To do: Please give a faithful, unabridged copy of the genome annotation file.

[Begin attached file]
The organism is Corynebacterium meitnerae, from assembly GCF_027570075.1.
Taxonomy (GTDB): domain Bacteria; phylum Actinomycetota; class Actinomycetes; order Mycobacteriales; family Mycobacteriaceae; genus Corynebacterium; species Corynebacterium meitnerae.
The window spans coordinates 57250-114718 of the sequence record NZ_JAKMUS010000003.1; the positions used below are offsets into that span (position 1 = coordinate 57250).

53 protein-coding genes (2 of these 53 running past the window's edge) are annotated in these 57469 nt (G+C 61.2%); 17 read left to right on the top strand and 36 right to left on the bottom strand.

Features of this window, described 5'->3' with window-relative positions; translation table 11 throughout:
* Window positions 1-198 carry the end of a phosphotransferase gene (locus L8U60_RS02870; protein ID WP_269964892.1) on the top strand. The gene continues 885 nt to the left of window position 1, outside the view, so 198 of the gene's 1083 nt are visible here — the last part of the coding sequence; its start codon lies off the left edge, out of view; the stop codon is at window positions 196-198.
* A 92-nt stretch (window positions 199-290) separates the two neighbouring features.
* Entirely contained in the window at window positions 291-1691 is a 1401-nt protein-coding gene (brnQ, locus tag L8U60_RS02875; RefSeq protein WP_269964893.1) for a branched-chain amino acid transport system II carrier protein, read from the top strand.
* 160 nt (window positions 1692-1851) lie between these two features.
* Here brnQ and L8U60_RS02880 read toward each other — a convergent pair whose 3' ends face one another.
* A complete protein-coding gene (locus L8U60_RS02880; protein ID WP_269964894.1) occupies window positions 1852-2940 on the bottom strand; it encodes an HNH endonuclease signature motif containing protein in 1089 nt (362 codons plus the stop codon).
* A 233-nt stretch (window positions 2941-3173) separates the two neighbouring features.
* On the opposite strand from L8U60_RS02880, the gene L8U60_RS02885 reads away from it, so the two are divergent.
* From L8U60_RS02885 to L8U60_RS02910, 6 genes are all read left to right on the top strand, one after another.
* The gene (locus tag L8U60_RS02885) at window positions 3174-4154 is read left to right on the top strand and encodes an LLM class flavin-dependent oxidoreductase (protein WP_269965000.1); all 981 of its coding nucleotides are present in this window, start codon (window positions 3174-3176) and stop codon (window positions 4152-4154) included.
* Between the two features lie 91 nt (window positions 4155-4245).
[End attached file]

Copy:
The organism is Corynebacterium meitnerae, from assembly GCF_027570075.1.
Taxonomy (GTDB): domain Bacteria; phylum Actinomycetota; class Actinomycetes; order Mycobacteriales; family Mycobacteriaceae; genus Corynebacterium; species Corynebacterium meitnerae.
The window spans coordinates 57250-114718 of the sequence record NZ_JAKMUS010000003.1; the positions used below are offsets into that span (position 1 = coordinate 57250).

53 protein-coding genes (2 of these 53 running past the window's edge) are annotated in these 57469 nt (G+C 61.2%); 17 read left to right on the top strand and 36 right to left on the bottom strand.

Features of this window, described 5'->3' with window-relative positions; translation table 11 throughout:
* Window positions 1-198 carry the end of a phosphotransferase gene (locus L8U60_RS02870; protein ID WP_269964892.1) on the top strand. The gene continues 885 nt to the left of window position 1, outside the view, so 198 of the gene's 1083 nt are visible here — the last part of the coding sequence; its start codon lies off the left edge, out of view; the stop codon is at window positions 196-198.
* A 92-nt stretch (window positions 199-290) separates the two neighbouring features.
* Entirely contained in the window at window positions 291-1691 is a 1401-nt protein-coding gene (brnQ, locus tag L8U60_RS02875; RefSeq protein WP_269964893.1) for a branched-chain amino acid transport system II carrier protein, read from the top strand.
* 160 nt (window positions 1692-1851) lie between these two features.
* Here brnQ and L8U60_RS02880 read toward each other — a convergent pair whose 3' ends face one another.
* A complete protein-coding gene (locus L8U60_RS02880; protein ID WP_269964894.1) occupies window positions 1852-2940 on the bottom strand; it encodes an HNH endonuclease signature motif containing protein in 1089 nt (362 codons plus the stop codon).
* A 233-nt stretch (window positions 2941-3173) separates the two neighbouring features.
* On the opposite strand from L8U60_RS02880, the gene L8U60_RS02885 reads away from it, so the two are divergent.
* From L8U60_RS02885 to L8U60_RS02910, 6 genes are all read left to right on the top strand, one after another.
* The gene (locus tag L8U60_RS02885) at window positions 3174-4154 is read left to right on the top strand and encodes an LLM class flavin-dependent oxidoreductase (protein WP_269965000.1); all 981 of its coding nucleotides are present in this window, start codon (window positions 3174-3176) and stop codon (window positions 4152-4154) included.
* Between the two features lie 91 nt (window positions 4155-4245).